“The problem with the young generation is that they just do not respond to being managed.”
I heard this 10 years ago from a senior executive of a multinational company in Hong Kong, in a management board meeting talking about Millennials.
Other members of the board, all Baby Boomers who had grown up with the organization nodded. Some cast their eyes downward. The problem was taken ‘offline’ for further exploration.
Fast forward to 2020. Social and traditional media alike are abuzz with the criticisms of the ‘fai tsing’ or ‘rubbish youth’, who are accused of being lazy, self-centered, entitled, narcissistic, unmotivated and, most recently, of ‘destroying Hong Kong’.
In turn, the voice of the ‘fai tsing’ has now increased in volume attacking their critics, dubbed ‘fai jung’ and ‘fai lou’, the rubbish middle-aged and rubbish elderly. They are the ones, according to the young generation, who are ‘rubbish’ (or collectively, the ‘human garbage’) – on the basis they are described as having ‘ruined Hong Kong by not standing up for its rights when they had the chance’, and now ‘not fighting for Hong Kong’; having ‘destroyed the future for the young generation’, being ‘self-centered’ and on the ‘wrong’ side of the sociopolitical divide.
Those older generations too, in their day, were described by their own forbears in terms not dissimilar to ‘fai tsing’, criticized for their values and priorities, which seemed incomprehensible to the older generations.
How have we got here and what can we do?
Despite its ‘new’ characteristics and elements such as the influence of social media, intergenerational management and communication is far from a new issue.
Every generation has expectations about how other people should behave, which are shaped by their own development experiences. The same is true of different races, different belief systems and different backgrounds of almost any type; based on their own life experiences every human being forms views of how the world works, what kind of people to trust, whose opinions are valuable or not – and expectations about how people should act or behave.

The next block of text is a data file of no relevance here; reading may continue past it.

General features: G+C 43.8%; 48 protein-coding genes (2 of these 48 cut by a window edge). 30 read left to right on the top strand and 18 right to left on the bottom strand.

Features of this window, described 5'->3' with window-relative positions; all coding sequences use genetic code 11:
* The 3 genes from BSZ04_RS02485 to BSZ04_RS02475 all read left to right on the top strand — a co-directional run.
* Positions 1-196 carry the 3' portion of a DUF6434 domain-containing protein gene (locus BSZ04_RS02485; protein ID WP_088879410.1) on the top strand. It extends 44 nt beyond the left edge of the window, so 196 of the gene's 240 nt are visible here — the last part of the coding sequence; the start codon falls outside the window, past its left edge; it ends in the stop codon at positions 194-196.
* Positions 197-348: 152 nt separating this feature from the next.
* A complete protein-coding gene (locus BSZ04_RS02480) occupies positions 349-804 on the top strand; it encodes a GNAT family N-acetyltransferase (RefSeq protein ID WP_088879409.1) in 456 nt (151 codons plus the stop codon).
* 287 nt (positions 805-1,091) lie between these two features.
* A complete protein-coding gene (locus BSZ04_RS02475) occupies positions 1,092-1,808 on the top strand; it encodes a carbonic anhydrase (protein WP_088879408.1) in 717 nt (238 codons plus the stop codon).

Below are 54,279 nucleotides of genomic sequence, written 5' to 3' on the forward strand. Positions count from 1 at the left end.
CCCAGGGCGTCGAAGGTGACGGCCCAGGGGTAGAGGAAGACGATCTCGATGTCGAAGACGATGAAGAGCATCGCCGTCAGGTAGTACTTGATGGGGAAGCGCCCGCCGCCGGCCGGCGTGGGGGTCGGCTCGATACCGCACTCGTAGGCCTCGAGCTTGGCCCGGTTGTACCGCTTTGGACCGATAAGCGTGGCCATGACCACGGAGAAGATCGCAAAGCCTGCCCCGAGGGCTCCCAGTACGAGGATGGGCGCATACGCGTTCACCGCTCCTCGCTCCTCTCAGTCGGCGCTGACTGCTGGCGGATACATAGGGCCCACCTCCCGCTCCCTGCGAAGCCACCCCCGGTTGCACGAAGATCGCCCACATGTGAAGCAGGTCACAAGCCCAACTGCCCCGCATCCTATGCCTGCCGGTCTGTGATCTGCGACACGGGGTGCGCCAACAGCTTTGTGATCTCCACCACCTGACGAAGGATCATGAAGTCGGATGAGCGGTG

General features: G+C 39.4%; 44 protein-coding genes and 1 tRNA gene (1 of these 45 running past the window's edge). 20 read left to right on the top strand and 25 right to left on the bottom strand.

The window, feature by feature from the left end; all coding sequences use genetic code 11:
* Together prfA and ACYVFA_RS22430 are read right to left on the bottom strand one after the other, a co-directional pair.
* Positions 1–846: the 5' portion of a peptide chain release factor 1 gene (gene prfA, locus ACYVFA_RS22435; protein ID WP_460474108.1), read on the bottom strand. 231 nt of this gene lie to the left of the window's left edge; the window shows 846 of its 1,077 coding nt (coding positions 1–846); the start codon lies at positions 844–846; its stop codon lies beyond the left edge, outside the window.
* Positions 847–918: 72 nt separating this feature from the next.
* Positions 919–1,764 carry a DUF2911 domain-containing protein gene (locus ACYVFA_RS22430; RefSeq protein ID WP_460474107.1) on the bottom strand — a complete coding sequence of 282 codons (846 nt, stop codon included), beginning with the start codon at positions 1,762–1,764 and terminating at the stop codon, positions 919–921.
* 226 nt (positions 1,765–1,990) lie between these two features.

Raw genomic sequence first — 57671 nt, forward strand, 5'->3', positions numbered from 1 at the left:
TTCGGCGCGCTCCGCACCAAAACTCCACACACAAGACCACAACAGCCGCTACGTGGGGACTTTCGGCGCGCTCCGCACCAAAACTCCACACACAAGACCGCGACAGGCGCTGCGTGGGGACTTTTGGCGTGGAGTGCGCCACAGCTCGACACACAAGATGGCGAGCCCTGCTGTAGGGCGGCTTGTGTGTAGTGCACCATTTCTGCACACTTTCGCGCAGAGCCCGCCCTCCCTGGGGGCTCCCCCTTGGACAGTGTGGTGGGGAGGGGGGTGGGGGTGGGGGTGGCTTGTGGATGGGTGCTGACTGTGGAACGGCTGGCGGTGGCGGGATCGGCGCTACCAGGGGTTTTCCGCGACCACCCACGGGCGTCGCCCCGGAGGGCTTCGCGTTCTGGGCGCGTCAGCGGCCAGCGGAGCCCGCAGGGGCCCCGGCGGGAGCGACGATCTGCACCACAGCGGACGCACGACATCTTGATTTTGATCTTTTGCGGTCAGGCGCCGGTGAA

When those expectations are not met, they spark a reaction – and often an emotion. To defuse the emotion – particularly if it is a negative one – we seek to rationalize the unexpected behaviour by giving it a label, and one the makes the other party ‘different’ from us.
As an example, if we are driving and someone suddenly cuts us off when they switch lanes without indicating, we might call them ‘stupid’ (different from us, who are smart and a good driver).
But if, when we pull up to the lights, we see that driver, something else comes into play. As well as ‘stupid’, they are now a ‘stupid old guy’, ‘stupid kid’, ‘stupid xxx race’, ‘stupid xxx gender’ etc – anything that is different from who we are, which allows us to both rationalize how someone could to something so stupid, and disown the possibility that we could ever be that stupid ourselves (because they are different to us).
The same is true for ‘ideological differences’ – but it gets even more complicated. Once we have labelled the person for their differences, the possibilities reduce of hearing them or considering their views, values and perspectives. We get so stuck in the ‘label’ that it blocks everything else.
In 2003 Nigel Nicholson, writing for Harvard Business Review in an article called “How to Motivate Your Problem People” concluded that the most important action to take was to STOP seeing them as ‘problems’. Labelling them in this way shut off the possibilities for finding the levers that will motivate them and get them to bring the best of themselves to work. Rather than seeing them as a problem to be solved, Nicholson said, we should see them as a ‘person to be understood’ – and work hard to find points of connection and mutual understanding that can open the doors to greater alignment. Returning to the boardroom where this paper started, the uncomfortable silence after the first comment was broken only when one voice said:
“Perhaps the problem is the way we are managing – maybe it is us who have to change our ways?”
Like them or despise them, youth are not going away. There is no scenario in which businesses can ignore this generation and populate themselves with only the other, older generations who ‘think more like us’ and perhaps ‘respond (better) to management’. Even if they could do that – they have lost an incredible resource of creativity, energy, passion and talent.
Do we have the courage to do this in Hong Kong? Our future may depend on it.
Text by roundPegz fellow: Graham Barkus
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